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Sierra Leone Woman Takes in Orphans for Classes, Meals


Rebecca Kamara teaches children in Anne-Marie Caulkner's home in Freetown, Sierra Leone, where schools have long been closed because of the Ebola outbreak, Feb. 26, 2015. (Credit: Nina DeVries/VOA)

Rebecca Kamara teaches children in Anne-Marie Caulkner's home in Freetown, Sierra Leone, where schools have long been closed because of the Ebola outbreak, Feb. 26, 2015. (Credit: Nina DeVries/VOA)

With schools closed for months because of the Ebola outbreak in Sierra Leone, the country is trying to find other ways to educate children, including daily broadcasts. But orphans present a particular challenge.

A Freetown woman is helping to meet that challenge by opening her home to orphans and other vulnerable children and giving them classes and free meals.

Each day in Anne-Marie Caulkner's home, the children are taught subjects like math and English. The resources are basic — a blackboard and no desks, just benches to sit on — but the help the kids get is vital.

“I was an orphan," Caulkner said. "I went through abuse, gender-based violence.”

Since then she has made it her mission to help those less fortunate.

Caulkner said that since Ebola struck, she has not been able to have as many children stay with her. About 20 orphans live with her how; other children come from single-parent homes and head back there from the orphanage at night to sleep. She said that sometimes she can have up to 50 children for classes and free meals.

In light of the Ebola outbreak, Caulkner said she has always taken all the necessary precautions with the children and has included Ebola prevention information in her classes. Her goal is to give the children a better life — "to engage them, to educate them, so that when they become somebody in future they will be beneficial to the nation as a whole and their own people.”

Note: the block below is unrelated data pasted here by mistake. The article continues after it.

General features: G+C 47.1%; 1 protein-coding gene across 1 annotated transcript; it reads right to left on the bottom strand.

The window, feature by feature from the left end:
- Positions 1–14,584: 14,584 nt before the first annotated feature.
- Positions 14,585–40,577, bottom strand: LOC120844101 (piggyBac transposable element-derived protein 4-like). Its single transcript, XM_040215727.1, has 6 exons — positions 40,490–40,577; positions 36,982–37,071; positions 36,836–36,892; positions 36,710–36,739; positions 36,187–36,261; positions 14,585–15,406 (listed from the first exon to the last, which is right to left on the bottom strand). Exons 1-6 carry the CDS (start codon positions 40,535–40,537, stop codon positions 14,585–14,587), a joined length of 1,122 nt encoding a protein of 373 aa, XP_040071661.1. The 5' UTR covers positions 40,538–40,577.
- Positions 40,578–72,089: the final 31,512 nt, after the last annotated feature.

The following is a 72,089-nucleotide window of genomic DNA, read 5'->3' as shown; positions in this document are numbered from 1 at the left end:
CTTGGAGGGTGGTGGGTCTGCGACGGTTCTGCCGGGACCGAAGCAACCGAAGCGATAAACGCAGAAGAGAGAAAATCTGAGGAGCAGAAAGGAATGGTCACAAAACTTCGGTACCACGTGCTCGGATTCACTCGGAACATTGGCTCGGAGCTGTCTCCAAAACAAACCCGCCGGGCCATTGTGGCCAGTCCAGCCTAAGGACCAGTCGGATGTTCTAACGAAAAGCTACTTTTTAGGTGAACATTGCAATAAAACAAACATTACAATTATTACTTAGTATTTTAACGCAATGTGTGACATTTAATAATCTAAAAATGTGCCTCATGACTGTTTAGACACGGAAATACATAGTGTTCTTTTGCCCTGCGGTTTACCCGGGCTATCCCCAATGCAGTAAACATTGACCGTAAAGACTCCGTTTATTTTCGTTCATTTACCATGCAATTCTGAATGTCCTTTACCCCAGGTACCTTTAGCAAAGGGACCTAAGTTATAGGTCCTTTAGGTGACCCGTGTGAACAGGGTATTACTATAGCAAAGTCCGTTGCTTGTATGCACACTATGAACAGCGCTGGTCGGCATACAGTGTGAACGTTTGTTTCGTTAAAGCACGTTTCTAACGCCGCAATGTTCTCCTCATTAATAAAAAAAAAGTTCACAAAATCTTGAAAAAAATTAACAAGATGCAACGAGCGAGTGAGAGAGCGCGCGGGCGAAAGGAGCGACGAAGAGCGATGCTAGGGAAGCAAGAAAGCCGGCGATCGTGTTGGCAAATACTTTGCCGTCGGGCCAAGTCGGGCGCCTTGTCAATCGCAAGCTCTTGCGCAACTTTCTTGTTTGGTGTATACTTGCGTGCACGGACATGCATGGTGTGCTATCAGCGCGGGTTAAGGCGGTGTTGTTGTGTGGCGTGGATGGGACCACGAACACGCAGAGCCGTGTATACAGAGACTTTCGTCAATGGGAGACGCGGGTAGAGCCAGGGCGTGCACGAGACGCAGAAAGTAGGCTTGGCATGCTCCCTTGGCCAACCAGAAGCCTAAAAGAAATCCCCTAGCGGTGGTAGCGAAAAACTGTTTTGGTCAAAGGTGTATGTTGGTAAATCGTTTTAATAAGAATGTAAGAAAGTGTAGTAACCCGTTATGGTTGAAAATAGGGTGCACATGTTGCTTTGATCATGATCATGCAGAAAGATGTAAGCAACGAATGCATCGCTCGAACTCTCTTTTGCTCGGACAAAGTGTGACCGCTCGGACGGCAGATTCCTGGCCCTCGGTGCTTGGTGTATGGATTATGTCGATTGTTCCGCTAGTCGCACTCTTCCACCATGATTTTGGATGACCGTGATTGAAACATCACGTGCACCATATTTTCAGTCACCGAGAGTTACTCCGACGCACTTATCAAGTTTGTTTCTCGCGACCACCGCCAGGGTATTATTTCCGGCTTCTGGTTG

Caulkner is providing help to more than just the children: She also brings in young women who have faced difficult situations to help teach the classes, if they are qualified.

One such woman, Rebecca Kamara, was a teacher but stopped working when the schools shut down. Then her mother died from Ebola in November.

Kamara’s landlord took advantage of the situation, saying she had to have sex with him if she could not afford to pay the rent to stay in her home.

"At that time, I was suffering," she said. "I didn’t have the money.”

Kamara soon fled with her younger brother, and Caulkner found her living on the streets and took her in. Her teaching skills have been a big benefit to the children.

The orphanage does not have a radio or TV. So the children cannot tune into the education classes the government has created, which air Monday through Friday. Kamara said the informal classroom setting in Caulkner's home is a nice alternative for people who cannot afford communications equipment.

Kamara added that through her work as a teacher, she has managed to feel more confident again.

Schools are to officially open in Sierra Leone at the end of March.

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